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Animals are not ours to eat, wear, experiment on, use for entertainment, or abuse in any other way.

The Case of the Speckled Pig

Written by Michelle Kretzer | April 3, 2012

When a surprised Suffolk, Virginia, resident spotted a piglet trotting down a rural road alone, he caught the tiny pig and took him to an animal shelter. The piglet, later named Sherlock, had been castrated, and his tail had been docked, which indicated that he most likely fell off a truck bound for a farm where he would have been fattened for slaughter. Like his crime-solving British namesake, Sherlock’s adventure made headlines.


(c) Kencredible

A PETA employee who read about Sherlock set out to find him a home, and faster than you can say, “221B Baker St.,” Sherlock was placed at a small farm sanctuary with other rescued pigs, chickens, and turkeys.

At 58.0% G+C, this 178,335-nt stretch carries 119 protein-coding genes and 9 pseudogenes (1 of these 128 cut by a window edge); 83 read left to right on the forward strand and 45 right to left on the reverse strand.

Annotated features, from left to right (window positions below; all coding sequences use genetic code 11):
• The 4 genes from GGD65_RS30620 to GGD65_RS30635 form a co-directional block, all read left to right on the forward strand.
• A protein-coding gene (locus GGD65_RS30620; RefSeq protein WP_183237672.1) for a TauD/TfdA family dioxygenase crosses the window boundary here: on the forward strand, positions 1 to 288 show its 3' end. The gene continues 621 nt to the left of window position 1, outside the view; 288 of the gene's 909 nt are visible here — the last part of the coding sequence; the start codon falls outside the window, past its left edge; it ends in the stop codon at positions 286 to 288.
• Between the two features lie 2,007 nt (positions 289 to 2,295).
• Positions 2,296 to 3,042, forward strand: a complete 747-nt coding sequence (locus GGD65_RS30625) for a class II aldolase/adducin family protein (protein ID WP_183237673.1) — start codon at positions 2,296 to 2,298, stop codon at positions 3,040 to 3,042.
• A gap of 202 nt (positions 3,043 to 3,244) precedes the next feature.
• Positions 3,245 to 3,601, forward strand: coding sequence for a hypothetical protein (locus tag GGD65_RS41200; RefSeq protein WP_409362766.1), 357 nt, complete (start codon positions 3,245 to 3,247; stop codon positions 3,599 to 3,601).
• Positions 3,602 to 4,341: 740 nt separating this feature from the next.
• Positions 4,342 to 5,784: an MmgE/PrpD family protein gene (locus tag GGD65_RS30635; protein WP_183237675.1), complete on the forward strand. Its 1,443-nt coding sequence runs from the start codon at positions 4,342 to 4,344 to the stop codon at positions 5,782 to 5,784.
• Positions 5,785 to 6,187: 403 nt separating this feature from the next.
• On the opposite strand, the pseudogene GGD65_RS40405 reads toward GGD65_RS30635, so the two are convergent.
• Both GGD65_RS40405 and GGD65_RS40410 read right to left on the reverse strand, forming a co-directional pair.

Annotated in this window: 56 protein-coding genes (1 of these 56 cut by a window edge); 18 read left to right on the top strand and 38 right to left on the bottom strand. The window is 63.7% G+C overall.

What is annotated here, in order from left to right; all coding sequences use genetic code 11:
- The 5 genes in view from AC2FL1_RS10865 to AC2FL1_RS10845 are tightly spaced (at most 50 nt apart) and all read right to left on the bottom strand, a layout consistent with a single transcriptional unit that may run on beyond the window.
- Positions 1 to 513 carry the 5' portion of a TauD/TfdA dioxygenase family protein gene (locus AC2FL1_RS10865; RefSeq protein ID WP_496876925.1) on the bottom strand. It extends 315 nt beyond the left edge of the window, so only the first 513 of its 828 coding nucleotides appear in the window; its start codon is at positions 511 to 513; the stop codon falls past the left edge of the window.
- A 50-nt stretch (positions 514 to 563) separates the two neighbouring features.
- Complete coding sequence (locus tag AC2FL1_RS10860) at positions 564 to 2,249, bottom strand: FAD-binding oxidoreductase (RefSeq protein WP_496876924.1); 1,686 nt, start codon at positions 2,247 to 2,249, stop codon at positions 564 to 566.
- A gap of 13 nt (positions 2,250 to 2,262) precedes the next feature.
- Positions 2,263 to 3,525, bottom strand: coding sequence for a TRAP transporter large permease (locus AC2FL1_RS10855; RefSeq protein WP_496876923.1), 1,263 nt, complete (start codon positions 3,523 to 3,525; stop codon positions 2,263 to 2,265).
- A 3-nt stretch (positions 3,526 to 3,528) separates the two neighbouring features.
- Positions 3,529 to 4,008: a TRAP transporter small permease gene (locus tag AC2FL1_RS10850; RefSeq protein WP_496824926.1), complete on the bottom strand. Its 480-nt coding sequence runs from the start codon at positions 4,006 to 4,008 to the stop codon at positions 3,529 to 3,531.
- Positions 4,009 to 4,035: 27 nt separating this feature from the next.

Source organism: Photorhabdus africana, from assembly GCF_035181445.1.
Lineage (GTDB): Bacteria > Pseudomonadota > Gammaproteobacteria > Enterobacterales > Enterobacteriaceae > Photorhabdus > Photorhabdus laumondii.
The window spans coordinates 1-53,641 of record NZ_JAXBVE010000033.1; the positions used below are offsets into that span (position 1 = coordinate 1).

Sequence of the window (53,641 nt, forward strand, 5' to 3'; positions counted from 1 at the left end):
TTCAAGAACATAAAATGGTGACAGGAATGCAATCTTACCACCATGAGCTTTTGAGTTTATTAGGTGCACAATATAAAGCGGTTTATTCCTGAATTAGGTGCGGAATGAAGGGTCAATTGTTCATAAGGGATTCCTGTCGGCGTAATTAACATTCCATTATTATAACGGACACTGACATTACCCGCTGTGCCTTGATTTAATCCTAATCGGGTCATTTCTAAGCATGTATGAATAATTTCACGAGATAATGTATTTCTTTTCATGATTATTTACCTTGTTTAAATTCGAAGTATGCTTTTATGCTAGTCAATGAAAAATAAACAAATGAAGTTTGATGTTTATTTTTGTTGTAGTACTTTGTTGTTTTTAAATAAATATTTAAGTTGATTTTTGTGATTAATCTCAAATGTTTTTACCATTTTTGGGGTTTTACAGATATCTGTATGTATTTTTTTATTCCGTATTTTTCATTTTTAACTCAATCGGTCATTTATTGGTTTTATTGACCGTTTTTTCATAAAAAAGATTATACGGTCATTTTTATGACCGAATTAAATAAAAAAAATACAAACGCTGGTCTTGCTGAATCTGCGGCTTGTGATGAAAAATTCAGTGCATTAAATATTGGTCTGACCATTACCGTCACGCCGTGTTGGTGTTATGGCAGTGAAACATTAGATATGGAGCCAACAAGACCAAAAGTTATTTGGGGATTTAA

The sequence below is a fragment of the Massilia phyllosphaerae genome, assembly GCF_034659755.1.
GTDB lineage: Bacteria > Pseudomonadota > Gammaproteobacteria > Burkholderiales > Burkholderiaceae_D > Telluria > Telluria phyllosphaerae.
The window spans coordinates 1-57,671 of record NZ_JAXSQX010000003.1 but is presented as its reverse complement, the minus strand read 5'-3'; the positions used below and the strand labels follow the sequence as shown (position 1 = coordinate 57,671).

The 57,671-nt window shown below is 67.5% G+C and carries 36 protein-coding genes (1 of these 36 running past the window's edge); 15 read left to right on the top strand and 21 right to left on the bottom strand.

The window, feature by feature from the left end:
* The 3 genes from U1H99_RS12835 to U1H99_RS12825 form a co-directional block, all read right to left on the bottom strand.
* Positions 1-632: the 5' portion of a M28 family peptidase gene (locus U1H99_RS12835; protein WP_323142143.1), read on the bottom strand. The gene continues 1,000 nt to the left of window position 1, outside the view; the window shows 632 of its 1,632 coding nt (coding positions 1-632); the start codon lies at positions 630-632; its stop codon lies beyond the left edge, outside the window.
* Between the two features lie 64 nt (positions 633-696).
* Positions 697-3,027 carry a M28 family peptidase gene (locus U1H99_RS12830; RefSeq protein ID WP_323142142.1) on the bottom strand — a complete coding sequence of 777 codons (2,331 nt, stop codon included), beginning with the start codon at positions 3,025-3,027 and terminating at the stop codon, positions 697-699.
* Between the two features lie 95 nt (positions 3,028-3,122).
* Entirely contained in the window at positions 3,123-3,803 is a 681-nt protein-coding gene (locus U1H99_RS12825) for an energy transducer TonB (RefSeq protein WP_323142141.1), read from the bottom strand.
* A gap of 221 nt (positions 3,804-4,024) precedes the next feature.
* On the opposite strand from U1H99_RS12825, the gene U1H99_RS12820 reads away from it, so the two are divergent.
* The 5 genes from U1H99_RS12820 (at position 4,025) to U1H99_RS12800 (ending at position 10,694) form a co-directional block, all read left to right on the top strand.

This precocious pig, once destined to wind up as a centerpiece, now spends his days cracking such cases as “Who is available to pet me right now?” and “Where is the sunniest spot to stretch out?”

And as for deducing that pigs are meant to be friends, not food? Elementary, my dear Watson.

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